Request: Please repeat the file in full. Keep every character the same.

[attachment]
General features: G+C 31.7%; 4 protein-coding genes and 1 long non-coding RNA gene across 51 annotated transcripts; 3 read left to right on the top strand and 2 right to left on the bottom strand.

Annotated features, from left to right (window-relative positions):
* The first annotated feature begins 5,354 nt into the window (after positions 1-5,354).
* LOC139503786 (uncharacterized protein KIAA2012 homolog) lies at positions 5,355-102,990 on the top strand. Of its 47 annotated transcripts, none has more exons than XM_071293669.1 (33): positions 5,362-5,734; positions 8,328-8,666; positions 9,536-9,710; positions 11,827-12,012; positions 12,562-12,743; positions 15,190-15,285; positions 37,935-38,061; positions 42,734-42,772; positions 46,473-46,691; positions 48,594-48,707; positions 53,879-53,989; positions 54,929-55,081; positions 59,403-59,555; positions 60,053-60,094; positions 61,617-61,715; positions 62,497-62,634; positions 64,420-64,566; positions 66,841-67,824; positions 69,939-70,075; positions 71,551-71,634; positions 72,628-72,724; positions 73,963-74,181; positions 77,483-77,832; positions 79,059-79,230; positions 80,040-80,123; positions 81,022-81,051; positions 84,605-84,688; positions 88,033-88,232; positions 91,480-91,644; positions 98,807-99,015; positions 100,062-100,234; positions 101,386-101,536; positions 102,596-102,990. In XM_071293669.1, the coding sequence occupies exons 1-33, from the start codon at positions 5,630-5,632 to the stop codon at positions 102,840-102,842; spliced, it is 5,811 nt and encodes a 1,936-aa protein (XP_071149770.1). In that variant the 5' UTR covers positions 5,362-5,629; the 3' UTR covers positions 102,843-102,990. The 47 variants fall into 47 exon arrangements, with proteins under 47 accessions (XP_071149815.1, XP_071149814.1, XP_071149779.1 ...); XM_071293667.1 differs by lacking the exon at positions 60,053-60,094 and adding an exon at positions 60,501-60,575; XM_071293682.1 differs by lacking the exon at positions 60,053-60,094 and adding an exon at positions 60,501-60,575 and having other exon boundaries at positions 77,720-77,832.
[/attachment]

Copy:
General features: G+C 31.7%; 4 protein-coding genes and 1 long non-coding RNA gene across 51 annotated transcripts; 3 read left to right on the top strand and 2 right to left on the bottom strand.

Annotated features, from left to right (window-relative positions):
* The first annotated feature begins 5,354 nt into the window (after positions 1-5,354).
* LOC139503786 (uncharacterized protein KIAA2012 homolog) lies at positions 5,355-102,990 on the top strand. Of its 47 annotated transcripts, none has more exons than XM_071293669.1 (33): positions 5,362-5,734; positions 8,328-8,666; positions 9,536-9,710; positions 11,827-12,012; positions 12,562-12,743; positions 15,190-15,285; positions 37,935-38,061; positions 42,734-42,772; positions 46,473-46,691; positions 48,594-48,707; positions 53,879-53,989; positions 54,929-55,081; positions 59,403-59,555; positions 60,053-60,094; positions 61,617-61,715; positions 62,497-62,634; positions 64,420-64,566; positions 66,841-67,824; positions 69,939-70,075; positions 71,551-71,634; positions 72,628-72,724; positions 73,963-74,181; positions 77,483-77,832; positions 79,059-79,230; positions 80,040-80,123; positions 81,022-81,051; positions 84,605-84,688; positions 88,033-88,232; positions 91,480-91,644; positions 98,807-99,015; positions 100,062-100,234; positions 101,386-101,536; positions 102,596-102,990. In XM_071293669.1, the coding sequence occupies exons 1-33, from the start codon at positions 5,630-5,632 to the stop codon at positions 102,840-102,842; spliced, it is 5,811 nt and encodes a 1,936-aa protein (XP_071149770.1). In that variant the 5' UTR covers positions 5,362-5,629; the 3' UTR covers positions 102,843-102,990. The 47 variants fall into 47 exon arrangements, with proteins under 47 accessions (XP_071149815.1, XP_071149814.1, XP_071149779.1 ...); XM_071293667.1 differs by lacking the exon at positions 60,053-60,094 and adding an exon at positions 60,501-60,575; XM_071293682.1 differs by lacking the exon at positions 60,053-60,094 and adding an exon at positions 60,501-60,575 and having other exon boundaries at positions 77,720-77,832.